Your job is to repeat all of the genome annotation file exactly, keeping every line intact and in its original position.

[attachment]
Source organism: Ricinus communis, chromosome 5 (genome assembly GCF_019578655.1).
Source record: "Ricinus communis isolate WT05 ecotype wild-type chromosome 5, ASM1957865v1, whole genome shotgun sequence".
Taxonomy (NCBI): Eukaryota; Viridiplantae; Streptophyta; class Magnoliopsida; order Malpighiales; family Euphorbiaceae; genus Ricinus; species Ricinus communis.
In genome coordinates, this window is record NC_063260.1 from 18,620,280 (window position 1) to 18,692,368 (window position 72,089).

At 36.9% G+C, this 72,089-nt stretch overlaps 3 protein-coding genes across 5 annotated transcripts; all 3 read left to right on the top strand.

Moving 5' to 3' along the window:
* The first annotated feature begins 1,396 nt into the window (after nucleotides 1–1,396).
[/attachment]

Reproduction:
Source organism: Ricinus communis, chromosome 5 (genome assembly GCF_019578655.1).
Source record: "Ricinus communis isolate WT05 ecotype wild-type chromosome 5, ASM1957865v1, whole genome shotgun sequence".
Taxonomy (NCBI): Eukaryota; Viridiplantae; Streptophyta; class Magnoliopsida; order Malpighiales; family Euphorbiaceae; genus Ricinus; species Ricinus communis.
In genome coordinates, this window is record NC_063260.1 from 18,620,280 (window position 1) to 18,692,368 (window position 72,089).

At 36.9% G+C, this 72,089-nt stretch overlaps 3 protein-coding genes across 5 annotated transcripts; all 3 read left to right on the top strand.

Moving 5' to 3' along the window:
* The first annotated feature begins 1,396 nt into the window (after nucleotides 1–1,396).